Benjamin Britten -- A Life in the Twentieth Century by Paul Kildea, Allen Lane--Imprint of Penguin Books '13, $45, 665 pages, ASIN #1846142326. Index, picture credits, notes, four groupings of b&w glossy images.
Not only has author Paul Kildea performed many of the Benjamin Britten works he writes about but is an accomplished writer with other previous books to his credit, including two concerning Britten himself. In his latest, the "Prologue: The Art of Dissent" gives the reader the rich flavor of a distinguished composer, caught between the worlds of art and war:
"In early summer 1940, a little over a week after the final evacuations from the French port of Dunkirk, German troops prepared to march into a shaken Paris. One of the few foreign war correspondents still in the capital on 13 June, the eve of the occupation, described it as a 'city of the dead.' The government had fled to Bordeaux, the army somewhere south; shops, hotels and restaurants were shuttered, newspaper presses silent, the Champs-Elysees deserted but for a smattering of Americans searching vainly for passage.
"News of this improbable French ghost town and imminent occupation transfixed London. An unsteady mixture of celebration and trepidation had existed in Britain since the German invasion of France and the Low Countries a month earlier, replacing the monotonous uncertainty of the phoney war. Churchill picked up on the mood a few days later, in arguably the most iconic speech of his career, when he told the House of Commons that, were the British Empire and Commonwealth to last a thousand years, the defeat of Hitler would still be remembered as 'their finest hour.'
"But a day before the occupation it was the turn of Conservative MP Major Sir Jocelyn Lucas. He rose in his seat, this veteran of Ypres and younger brother of a fallen soldier, and asked the House 'whether British citizens of military age, such as Mr. W.H. Auden and Mr. Christopher Isherwood, who have gone to the United States and expressed their determination not to return to this country until war is over, will be summoned back for registration and calling up, in view of the fact that they are seeking refuge abroad?"
Conductor/writer Paul Kildea has performed many of the Britten works he writes about, in opera houses and concert halls from Sydney to Hamburg. He has written extensively on the relationship between music and culture in the 20th century and lives in Berlin.
The Bee Gees -- The Biography by David N. Meyer, Da Capo '13, $27.50, 389 pages, ASIN #0306820250. Index, selected bibliography, notes, grouping of b&w glossy images.
There are but a few truly unique composers and performers of 20th century popular music. In his latest book, David N. Meyer -- in the "first and only narrative" of the Bee Gees, which sold 250 million records during a 40 year career, the author traces the evolution and dominance of a group that not only dominated the Top Ten charts worldwide for 18 months with Saturday Night Fever but "became hit songwriters and producers for other artists including Barbra Streisand, Diana Ross, and Kenny Rogers."
In his probing study of this iconic group, Meyer "describes the history of all four Gibb brothers: the eldest, Barry, who was the band's strongest songwriter; Robin, who had the most unique voice; Maurice, whose musical skills allowed the band to frequently change instrumentation without bringing in outsiders; and Andy, the first artist ever to have his three releases hit #1, who also suffered from a fatal cocaine addiction that took his life at 30."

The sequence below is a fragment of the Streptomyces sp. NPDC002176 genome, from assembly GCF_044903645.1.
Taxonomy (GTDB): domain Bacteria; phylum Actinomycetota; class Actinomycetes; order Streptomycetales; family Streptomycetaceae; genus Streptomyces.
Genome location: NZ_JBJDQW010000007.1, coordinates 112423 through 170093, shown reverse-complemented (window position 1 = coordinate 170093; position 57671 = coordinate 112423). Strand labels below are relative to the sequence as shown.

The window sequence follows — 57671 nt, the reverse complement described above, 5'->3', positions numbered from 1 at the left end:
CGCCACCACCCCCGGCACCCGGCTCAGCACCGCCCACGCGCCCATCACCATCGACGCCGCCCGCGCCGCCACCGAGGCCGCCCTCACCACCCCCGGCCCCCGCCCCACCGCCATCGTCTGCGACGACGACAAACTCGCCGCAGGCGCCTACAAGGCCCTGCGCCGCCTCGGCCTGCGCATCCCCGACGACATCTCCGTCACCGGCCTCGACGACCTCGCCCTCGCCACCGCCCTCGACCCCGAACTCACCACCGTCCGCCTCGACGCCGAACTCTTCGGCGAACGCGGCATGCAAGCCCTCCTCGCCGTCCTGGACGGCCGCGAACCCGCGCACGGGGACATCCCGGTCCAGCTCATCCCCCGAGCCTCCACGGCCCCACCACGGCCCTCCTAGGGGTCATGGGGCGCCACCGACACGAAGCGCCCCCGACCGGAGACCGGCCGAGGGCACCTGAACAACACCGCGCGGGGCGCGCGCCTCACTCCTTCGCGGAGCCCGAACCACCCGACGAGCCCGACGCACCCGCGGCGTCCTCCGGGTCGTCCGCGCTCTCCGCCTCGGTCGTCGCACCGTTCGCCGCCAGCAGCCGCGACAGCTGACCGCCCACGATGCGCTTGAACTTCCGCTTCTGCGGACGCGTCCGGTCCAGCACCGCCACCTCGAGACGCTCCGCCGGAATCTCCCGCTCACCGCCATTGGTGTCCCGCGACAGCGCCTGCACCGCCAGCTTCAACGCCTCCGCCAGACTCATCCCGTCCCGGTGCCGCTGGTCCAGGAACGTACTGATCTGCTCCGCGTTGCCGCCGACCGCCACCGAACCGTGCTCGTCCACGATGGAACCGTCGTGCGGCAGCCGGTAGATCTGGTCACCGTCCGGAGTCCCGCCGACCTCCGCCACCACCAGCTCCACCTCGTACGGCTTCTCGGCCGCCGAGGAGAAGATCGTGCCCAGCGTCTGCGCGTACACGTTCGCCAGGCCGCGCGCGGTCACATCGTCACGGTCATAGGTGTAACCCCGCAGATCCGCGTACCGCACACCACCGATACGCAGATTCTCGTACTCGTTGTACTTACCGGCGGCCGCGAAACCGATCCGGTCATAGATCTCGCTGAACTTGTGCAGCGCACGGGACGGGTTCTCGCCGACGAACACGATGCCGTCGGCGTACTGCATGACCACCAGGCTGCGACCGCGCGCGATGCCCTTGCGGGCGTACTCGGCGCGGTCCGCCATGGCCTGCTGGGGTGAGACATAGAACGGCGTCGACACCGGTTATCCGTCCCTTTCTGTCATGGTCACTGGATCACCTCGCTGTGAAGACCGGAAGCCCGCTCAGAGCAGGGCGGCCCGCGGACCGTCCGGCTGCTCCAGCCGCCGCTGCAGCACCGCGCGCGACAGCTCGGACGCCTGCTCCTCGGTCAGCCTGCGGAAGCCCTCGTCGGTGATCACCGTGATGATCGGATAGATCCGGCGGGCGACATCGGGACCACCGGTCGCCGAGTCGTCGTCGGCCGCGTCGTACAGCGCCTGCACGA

David N. Meyer is the author of 20,000 Roads -- the acclaimed, definitive biography of country rocker Gram Parsons. He has written for Entertainment Weekly, The New York Times, Wired, and the Rocket.
Wallace Stevens and the Demands of Modernity, Toward a Phenomenology of Value by Charles Altieri, Cornell UP '13 paperback. Index, bibliography, notes, unillustrated.
In his Preface, author Charles Altieri discusses the process of writing the latest of his many books:
"This book came as a surprise to me. I had written various essays on Wallace Stevens but could never figure out what held them together. It turns out that nothing I was doing held them together -- except the fact that I was fascinated by the power of Stevens' imagination, especially its dialectical desire to assess where his poetry positioned him and how it might more deeply engage the forces that were driving it. That fascinaton had to be temporal, if not fully historical. So I came to think that this tracking of dialectical movement had to lead the way toward a more comprehensive framework for understanding Stevens's relation to modernity than just a series of essays.
"But for a considerable time I worried that I was not up to the task. I could do a decent job of reading poems and even distinctive stylistic features of individual collections, but I did not trust any conceptual frame I thought I could develop. Then I read Peter Nichols's praise of the copulative verb in his terrific book on George Oppen. Persuasive as Nichols is on Oppen's relation to Martin Heidegger's and to George Wilhelm Friedrich Hegel's relation to the copulative, I could not value as he did the naming relation that the copulative celebrates."
Author Charles Altieri is Stageberg Professor of English at the University of California, Berkeley, and is author of many books.